Nominated by me, voted for by me. Might tweet myself about my terrible takes later.
December 2020: this has been sitting in my Drafts for about 50 weeks – though as 2019 feels like five minutes ago and my summer lockdown bread-making and home schooling like sometime during WW2, does time even have any meaning any more?
The big takeaway of last year’s awards season was over the food at the ceremonies, which seem to be winner, winner, vegan dinner. Oh how sweet that all looks now...
Usually at awards time I get really invested in who they’ve missed out, stay up until 2am tweeting about the red carpet dresses, then wake up the next morning having forgotten who won, so I might as well host my own.
All these films either had a cinema release, streaming release, re-release or were at UK film festivals in 2019 (I think! It was 40675 years ago).
Best children’s film:
Horrible Histories – The Rotten Romans
I saw this with my 9 year old and we both loved it. It’s silly, the sets look like they were built out of some cardboard boxes, but it is historically accurate (houses were in fact built out of cardboard boxes until after the Great War) and there are some great gags.
Best of British:
Fishing has almost had its chips in this extraordinary movie, set in Cornwall, about the gentrification of fishing villages and what that means for locals, incomers and holidaymakers. Hand-processed, the movie fizzes and pops like a 1960s kitchen sink drama, partly, it turned out, down to the director’s woolly jumper.
Good god, I thought several times while watching Penny Lane’s excellent and hilarious film about the Church of Satan, though for some reason no one replied.
John Wick 3: Parabellum
If this film doesn’t get people to use their local library nothing will, as John tries to escape New York before his hour is up and the world’s assassins come looking for him. The stunt sequences are extraordinary, from a knife-throwing fight to John clattering through Manhattan on a horse to a top-notch Casablanca shoot-out involving Halle Berry, Keanu and one half of Robson and Jerome. The story doesn’t stand up so well (I can’t actually remember what it was), but we did get to see Continental hotel concierge Charon (Lance Reddick) come into his own.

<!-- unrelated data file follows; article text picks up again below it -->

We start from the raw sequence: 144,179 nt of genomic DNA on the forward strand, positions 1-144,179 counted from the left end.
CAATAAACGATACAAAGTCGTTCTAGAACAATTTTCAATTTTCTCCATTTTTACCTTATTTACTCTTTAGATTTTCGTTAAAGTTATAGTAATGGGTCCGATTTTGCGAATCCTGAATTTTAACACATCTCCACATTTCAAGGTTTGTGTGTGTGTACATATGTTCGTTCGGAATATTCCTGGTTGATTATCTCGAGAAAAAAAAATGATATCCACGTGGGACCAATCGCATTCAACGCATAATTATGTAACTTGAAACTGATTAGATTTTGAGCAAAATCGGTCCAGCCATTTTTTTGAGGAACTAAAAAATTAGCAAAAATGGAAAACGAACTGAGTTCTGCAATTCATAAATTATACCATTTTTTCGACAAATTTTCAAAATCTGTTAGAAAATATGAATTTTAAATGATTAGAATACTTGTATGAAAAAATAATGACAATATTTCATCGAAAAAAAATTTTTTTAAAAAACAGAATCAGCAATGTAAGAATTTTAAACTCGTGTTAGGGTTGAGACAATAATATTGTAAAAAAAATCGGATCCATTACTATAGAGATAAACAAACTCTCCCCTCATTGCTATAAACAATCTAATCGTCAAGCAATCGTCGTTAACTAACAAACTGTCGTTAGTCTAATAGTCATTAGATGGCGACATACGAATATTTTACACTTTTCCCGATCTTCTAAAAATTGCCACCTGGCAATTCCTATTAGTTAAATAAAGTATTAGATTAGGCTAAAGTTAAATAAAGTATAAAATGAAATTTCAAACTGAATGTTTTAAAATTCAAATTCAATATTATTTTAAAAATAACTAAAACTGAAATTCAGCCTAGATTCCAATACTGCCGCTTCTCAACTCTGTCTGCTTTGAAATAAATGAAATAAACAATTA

Cod knows, there’s always a plaice for a good pun and Brit feel-good comedy Fisherman’s Friends (based on a true john dory) was a bream in this regard. Yes it’s often pollocks (it’s overly sentimental and overly long, like, um, a conger eel?). But the singing is good, as are most of the performances, especially James Purefoy who I thought was still about 30 but turns out to be Cornwall’s hottest grandad.
Very much my (sports) bag:
Fighting With My Family
Watching the chaotic, love-filled family in this Britflick about wrester Paige was a great antidote to 30 years of hurt (at being picked last in school PE lessons every bloody week).
How do you know it’s a proper ensemble piece? When your review moans that Oscar winning actors don’t have many lines and you get to the end without having mentioned several A listers. And bless Ana de Armas’s stylists who at least tried to make her look frumpy. The cheque is in the post!
Best blast from the past (literally):
Stanley Kubrick’s classic came out in the UK in 1964 but was re-released in 4k in 2019. It shows how easily I slipped back into my 1980s-era Armageddon obsession when – on realising this is 95 minutes long – I decided to work out how many four-minute warnings could fit into it (23.75, as it happens).
(director of accompanying short film Stanley Kubrick Considers The Bomb)
THE HORROR! (Part 1)
To misappropriate 16th century political philosopher Thomas Hobbes, Harpoon is “nasty, brutish and short”. But in a good way! Low budget but high concept (three bickering friends are marooned on a yacht with no food or water), Harpoon is blisteringly funny and very cruel, while asking important philosophical questions like “could you eat someone if all food supplies had been exhausted?”.
THE HORROR! (Part 2)
As my 7 year old put it so eloquently after I took him to see it as a Christmas treat(?), “I didn’t have a favourite cat, they were all horrible”.
Best cheese board:
The Knight Before Christmas
A Netflix movie that does what it says on the tin. Partly, anyway, as a Knight [is transported from 14th century England to 21st century Ohio and must find his true purpose] Before Christmas. Luckily the woman he meets in snowy Ohio is kind-hearted Vanessa Hudgens – and doesn’t do what I would do when faced with a man in chainmail asking for his sword, and call the police.
Best for fashion lovers:
I started my working life in retail management, and often recommend Peter Strickland’s In Fabric to other shop workers. A highly stylised story about a haunted dress, it is brutal, funny, and deeply weird. A killer frock in every sense, this dress is gorgeous: “artery red” and a teeny size that miraculously fits every woman who tries it on. I bet it even has pockets.
And the rest:
Best Film – Parasite
Best Director – Mark Jenkin, Bait
Best Actress – Alfre Woodard, Clemency
Best Actor – Antonio Banderas, Pain & Glory
Best Film Not in The English Language – Atlantics
Best Supporting Actress – Florence Pugh, Little Women
Best Supporting Actor – Jamie Bell, Rocketman
Breakthrough Performance – Sam Adewunmi, The Last Tree
Breakthrough Filmmaker – William McGregor, Gwen
Best animation – Klaus
Best Cinematography – Dan Lausten, John Wick: Parabellum
Best Original Screenplay – The Farewell
Best Adapted Screenplay – The Two Popes
Best Original Score – Nicholas Britell, The King
Best Visual Effects – Bait
Best Costume Design – Midsommar
See you in June 2024 for my hot takes about Songbird, the Rebecca remake and My Spy!